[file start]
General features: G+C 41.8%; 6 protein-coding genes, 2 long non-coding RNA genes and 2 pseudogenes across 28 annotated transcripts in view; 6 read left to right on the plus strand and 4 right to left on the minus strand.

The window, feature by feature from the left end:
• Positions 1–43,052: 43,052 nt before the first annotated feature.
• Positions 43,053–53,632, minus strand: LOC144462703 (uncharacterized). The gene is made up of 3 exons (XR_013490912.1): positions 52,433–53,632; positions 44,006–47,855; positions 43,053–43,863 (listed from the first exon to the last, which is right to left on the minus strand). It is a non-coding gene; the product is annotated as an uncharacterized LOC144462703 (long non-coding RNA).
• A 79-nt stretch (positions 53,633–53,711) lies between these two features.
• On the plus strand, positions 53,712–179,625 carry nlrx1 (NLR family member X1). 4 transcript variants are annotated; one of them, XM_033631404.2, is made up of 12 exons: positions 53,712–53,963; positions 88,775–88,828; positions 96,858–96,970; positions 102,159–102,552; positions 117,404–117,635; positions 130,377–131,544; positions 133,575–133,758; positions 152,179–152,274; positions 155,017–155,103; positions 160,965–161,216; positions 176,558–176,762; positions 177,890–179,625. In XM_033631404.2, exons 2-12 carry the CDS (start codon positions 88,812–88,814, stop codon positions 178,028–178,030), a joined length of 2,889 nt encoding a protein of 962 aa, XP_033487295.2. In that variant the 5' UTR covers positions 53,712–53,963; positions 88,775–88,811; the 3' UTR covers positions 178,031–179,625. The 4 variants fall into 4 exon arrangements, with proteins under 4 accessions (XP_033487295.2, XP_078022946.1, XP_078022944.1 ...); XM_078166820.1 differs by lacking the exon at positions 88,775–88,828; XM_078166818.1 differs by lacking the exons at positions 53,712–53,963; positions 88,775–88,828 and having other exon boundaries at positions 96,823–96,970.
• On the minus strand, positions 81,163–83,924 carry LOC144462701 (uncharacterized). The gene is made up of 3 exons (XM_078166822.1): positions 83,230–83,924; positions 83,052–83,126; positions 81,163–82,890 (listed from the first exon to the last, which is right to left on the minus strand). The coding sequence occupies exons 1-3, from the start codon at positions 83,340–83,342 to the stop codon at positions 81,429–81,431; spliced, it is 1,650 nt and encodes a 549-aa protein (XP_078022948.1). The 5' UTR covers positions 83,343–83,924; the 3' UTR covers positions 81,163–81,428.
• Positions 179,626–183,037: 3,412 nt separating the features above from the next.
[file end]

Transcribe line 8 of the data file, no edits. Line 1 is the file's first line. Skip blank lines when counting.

• Positions 179,626–183,037: 3,412 nt separating the features above from the next.